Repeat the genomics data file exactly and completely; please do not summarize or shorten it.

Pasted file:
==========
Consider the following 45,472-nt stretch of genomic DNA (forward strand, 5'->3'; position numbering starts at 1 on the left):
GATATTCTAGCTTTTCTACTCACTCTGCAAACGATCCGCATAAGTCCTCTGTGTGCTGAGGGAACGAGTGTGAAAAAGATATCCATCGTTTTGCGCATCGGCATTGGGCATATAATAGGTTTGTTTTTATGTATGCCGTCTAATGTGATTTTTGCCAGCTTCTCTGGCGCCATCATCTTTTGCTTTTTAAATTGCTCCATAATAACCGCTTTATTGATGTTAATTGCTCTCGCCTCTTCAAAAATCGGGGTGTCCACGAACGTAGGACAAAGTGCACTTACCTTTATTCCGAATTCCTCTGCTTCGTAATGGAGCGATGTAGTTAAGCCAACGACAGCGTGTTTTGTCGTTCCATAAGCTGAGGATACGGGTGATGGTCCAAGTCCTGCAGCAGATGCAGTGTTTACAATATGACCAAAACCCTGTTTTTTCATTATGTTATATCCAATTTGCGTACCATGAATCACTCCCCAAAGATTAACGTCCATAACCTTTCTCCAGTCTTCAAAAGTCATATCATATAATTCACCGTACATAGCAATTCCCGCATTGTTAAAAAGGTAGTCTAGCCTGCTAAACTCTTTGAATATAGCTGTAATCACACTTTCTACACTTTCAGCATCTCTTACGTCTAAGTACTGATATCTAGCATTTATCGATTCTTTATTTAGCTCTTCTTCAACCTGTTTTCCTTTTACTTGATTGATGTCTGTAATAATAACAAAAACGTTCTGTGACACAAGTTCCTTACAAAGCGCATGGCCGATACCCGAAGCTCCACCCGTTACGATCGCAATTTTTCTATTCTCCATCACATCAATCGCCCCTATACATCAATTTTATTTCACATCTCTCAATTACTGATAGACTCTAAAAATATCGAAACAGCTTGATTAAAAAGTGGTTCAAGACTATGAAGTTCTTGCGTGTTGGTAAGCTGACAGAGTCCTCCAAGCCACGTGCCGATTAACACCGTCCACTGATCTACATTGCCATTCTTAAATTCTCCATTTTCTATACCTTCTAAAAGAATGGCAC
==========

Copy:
Consider the following 45,472-nt stretch of genomic DNA (forward strand, 5'->3'; position numbering starts at 1 on the left):
GATATTCTAGCTTTTCTACTCACTCTGCAAACGATCCGCATAAGTCCTCTGTGTGCTGAGGGAACGAGTGTGAAAAAGATATCCATCGTTTTGCGCATCGGCATTGGGCATATAATAGGTTTGTTTTTATGTATGCCGTCTAATGTGATTTTTGCCAGCTTCTCTGGCGCCATCATCTTTTGCTTTTTAAATTGCTCCATAATAACCGCTTTATTGATGTTAATTGCTCTCGCCTCTTCAAAAATCGGGGTGTCCACGAACGTAGGACAAAGTGCACTTACCTTTATTCCGAATTCCTCTGCTTCGTAATGGAGCGATGTAGTTAAGCCAACGACAGCGTGTTTTGTCGTTCCATAAGCTGAGGATACGGGTGATGGTCCAAGTCCTGCAGCAGATGCAGTGTTTACAATATGACCAAAACCCTGTTTTTTCATTATGTTATATCCAATTTGCGTACCATGAATCACTCCCCAAAGATTAACGTCCATAACCTTTCTCCAGTCTTCAAAAGTCATATCATATAATTCACCGTACATAGCAATTCCCGCATTGTTAAAAAGGTAGTCTAGCCTGCTAAACTCTTTGAATATAGCTGTAATCACACTTTCTACACTTTCAGCATCTCTTACGTCTAAGTACTGATATCTAGCATTTATCGATTCTTTATTTAGCTCTTCTTCAACCTGTTTTCCTTTTACTTGATTGATGTCTGTAATAATAACAAAAACGTTCTGTGACACAAGTTCCTTACAAAGCGCATGGCCGATACCCGAAGCTCCACCCGTTACGATCGCAATTTTTCTATTCTCCATCACATCAATCGCCCCTATACATCAATTTTATTTCACATCTCTCAATTACTGATAGACTCTAAAAATATCGAAACAGCTTGATTAAAAAGTGGTTCAAGACTATGAAGTTCTTGCGTGTTGGTAAGCTGACAGAGTCCTCCAAGCCACGTGCCGATTAACACCGTCCACTGATCTACATTGCCATTCTTAAATTCTCCATTTTCTATACCTTCTAAAAGAATGGCAC